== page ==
Bohemond was one of the leaders of the First Crusade. In fact, he was the leader of the First Crusade until they took Antioch. After he claimed that city for his own, he settled down to empire building and went no further. This is why Godfrey de Bouillon is held to be the leader of the Crusade.
He was named Mark when he was born but because of his size, even as an infant, he was renamed Bohemond for
Boamundus Gigas the giant. Siege of Antioch, Wikipedia
The Gestae Francorum,
written by an anonymous supporter of Bohemond, gives an account of the Crusades from the Frankish point of view. An opposing point of view is put forth by Anna Comnena in her Alexiad.
Anna Comnena was the eldest child of the Emperor Alexius in Constantiople and was well placed to observe all of the players as they passed through the imperial court. It has been frequently noted that she was fascinated by Bohemond and, as a result of this fascination, we have one of the few full physical descriptions of a historical character. It is amusing to me that , in paintings he is often depicted with long hair and a moustache (like in this engraving by Gustave Dore) , even a beard, when Anna clearly states that he was so clean shaven she could only guess at the color of his beard. He also kept his hair short, in contrast with his Frankish allies. Anna refers to them variously as Franks and Kelts but Bohemond was neither of these.
His father, Robert Guiscard, was a Norman. His brother was Roger II of Sicily and, although Anna comments on his low birth, Bohemond was married to Constance, the sister of the King of France, Louis VI. The First Crusade was largely a Frankish campaigning so Anna can be forgiven for being mistaken. The king himself could not participate because he was excommunicated at the time.
As a younger brother, with no kingdom to inherit, he saw the Crusades as an opportunity to carve out a kingdom for himself. At first, he and his father set their sights on Constantinople; thinking that it was in a weakened state and ripe for picking, although the call to arms was not just to recover Jerusalem but to save the Christian Byzantine empire from attacks by the Turks. This is why Anna despises Bohemond; he was an enemy of her father.
In spite of that, she says "the sight of him inspired admiration, the mention of his name terror." He was a "full cubit over the tallest man". Indeed, she wrote that the man who brought him in as a prisoner to the emperor barely come up to his buttocks. Bohemond was "perfectly proportioned" with very white skin, light brown hair, and pale blue eyes. "in him both courage and love were armed, both ready for combat". She mentions on several occasions that he has large nostrils, which is Medieval for big nostrils, big.......... Like large hands, which he also had.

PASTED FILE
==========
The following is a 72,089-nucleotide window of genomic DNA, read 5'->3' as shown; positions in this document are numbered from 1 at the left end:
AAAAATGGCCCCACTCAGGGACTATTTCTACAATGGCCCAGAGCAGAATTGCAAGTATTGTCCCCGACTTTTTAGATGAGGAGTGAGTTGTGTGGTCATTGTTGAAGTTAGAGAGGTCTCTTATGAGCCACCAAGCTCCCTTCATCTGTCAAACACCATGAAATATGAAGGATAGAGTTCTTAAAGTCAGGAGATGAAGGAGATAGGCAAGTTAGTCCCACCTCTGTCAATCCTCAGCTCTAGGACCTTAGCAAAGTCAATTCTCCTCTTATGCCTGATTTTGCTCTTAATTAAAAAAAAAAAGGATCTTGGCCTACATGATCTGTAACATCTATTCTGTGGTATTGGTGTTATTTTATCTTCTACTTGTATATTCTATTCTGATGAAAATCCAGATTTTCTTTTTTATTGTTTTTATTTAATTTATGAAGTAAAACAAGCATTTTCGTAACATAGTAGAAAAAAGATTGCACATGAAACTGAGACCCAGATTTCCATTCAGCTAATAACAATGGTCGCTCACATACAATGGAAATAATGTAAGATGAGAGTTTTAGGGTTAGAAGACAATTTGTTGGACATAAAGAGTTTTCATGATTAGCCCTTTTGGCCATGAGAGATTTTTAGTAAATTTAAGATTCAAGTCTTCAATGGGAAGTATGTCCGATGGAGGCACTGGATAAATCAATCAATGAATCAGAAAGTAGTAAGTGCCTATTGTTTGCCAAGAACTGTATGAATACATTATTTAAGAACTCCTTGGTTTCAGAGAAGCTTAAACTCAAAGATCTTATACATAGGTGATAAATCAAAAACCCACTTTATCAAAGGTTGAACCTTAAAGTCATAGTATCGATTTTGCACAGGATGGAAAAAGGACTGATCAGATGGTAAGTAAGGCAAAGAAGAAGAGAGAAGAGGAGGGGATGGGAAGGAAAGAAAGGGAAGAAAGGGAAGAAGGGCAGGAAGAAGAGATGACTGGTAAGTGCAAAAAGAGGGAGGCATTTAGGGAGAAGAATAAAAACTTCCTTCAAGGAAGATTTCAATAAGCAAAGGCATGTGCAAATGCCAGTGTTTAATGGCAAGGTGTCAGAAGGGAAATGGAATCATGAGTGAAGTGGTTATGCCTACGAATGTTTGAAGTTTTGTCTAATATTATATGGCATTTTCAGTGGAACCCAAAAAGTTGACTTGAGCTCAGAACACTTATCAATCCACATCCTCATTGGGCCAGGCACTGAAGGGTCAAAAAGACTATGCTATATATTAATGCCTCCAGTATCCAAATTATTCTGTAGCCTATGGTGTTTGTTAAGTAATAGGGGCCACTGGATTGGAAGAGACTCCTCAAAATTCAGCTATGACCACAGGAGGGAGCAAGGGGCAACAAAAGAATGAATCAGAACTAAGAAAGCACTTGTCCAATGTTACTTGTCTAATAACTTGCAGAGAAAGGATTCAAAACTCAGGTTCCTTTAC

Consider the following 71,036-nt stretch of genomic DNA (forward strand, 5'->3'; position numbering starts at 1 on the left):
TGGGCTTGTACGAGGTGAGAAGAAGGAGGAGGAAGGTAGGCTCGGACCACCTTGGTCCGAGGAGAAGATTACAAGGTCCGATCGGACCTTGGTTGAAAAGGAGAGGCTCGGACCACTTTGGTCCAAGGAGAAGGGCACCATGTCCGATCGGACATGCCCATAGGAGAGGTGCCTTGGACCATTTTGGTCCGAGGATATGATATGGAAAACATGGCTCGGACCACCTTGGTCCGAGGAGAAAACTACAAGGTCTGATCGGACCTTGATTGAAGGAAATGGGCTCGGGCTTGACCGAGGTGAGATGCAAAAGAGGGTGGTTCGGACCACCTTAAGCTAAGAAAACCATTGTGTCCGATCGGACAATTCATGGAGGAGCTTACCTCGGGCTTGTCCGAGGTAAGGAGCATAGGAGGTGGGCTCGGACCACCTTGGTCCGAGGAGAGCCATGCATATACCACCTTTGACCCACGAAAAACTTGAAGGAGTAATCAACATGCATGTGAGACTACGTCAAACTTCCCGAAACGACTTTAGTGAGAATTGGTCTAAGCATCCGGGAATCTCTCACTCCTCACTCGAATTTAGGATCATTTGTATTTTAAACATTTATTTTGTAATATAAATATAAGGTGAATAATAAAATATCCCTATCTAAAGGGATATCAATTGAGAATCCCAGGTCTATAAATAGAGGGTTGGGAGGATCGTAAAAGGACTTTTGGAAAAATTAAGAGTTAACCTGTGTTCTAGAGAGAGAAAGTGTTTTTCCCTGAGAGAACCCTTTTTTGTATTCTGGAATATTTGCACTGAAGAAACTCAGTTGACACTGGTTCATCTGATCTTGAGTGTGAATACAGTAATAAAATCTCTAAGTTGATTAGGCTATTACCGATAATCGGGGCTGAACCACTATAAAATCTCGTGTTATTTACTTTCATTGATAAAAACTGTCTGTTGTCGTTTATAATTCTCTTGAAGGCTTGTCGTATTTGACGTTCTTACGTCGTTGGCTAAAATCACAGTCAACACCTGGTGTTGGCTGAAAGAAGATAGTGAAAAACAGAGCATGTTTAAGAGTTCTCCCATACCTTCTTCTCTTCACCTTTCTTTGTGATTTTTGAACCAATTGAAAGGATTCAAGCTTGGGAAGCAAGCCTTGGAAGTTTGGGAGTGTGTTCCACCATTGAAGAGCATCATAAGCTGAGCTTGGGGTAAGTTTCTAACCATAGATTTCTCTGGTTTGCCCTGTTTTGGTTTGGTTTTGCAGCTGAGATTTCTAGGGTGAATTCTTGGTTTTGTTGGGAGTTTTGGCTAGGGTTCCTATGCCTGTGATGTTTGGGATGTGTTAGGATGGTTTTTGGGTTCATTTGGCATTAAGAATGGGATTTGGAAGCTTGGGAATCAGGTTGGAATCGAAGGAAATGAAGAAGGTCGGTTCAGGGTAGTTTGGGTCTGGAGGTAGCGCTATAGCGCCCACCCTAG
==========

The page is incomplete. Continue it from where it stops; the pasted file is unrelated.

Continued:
Shortly after the Crusaders had taken Antioch, they were besieged by Turks. The Gestae Francorum relates how they were in dire straits since they had only just won the city through siege and supplies were low. A priest had a vision that the spear of Longinus was buried in Antioch and the angel who came to him had shown him where it was buried. It was duly excavated and carried before them while they mounted an assault on the Turks and defeated them.
Bohemond became the Prince of Antioch and one of the possessors of the "Spear of Destiny". Ownership of this spear is supposed to confer invincibility in battle, Bohemond as a ferocious warrior was a fitting owner of the spear. Others who are said to have owned it are Theodosius, Alaric, Charles Martel, Charlemagne, Frederic Barbarosa, and, mostly infamously, Adolf Hitler. There is more than one spear that is claimed to be the spear. If it sounds a little like the Elder Wand or the "Wand of Destiny" from Harry Potter and the Deathly Hallows, that is no accident. If you doubt that, consider this: the Peverell brother who owned it first was called Antioch.
Bohemond enjoyed a long and exciting career, too long to cover here but perhaps this will pique your interest enough to read more. He died in Apula in 1111, at the age of 53, leaving his principality to his son, Bohemond II. The spear that was found in Antioch was taken by the Turks when Antioch fell and is now in the museum of a monastery in Echmiadzin.
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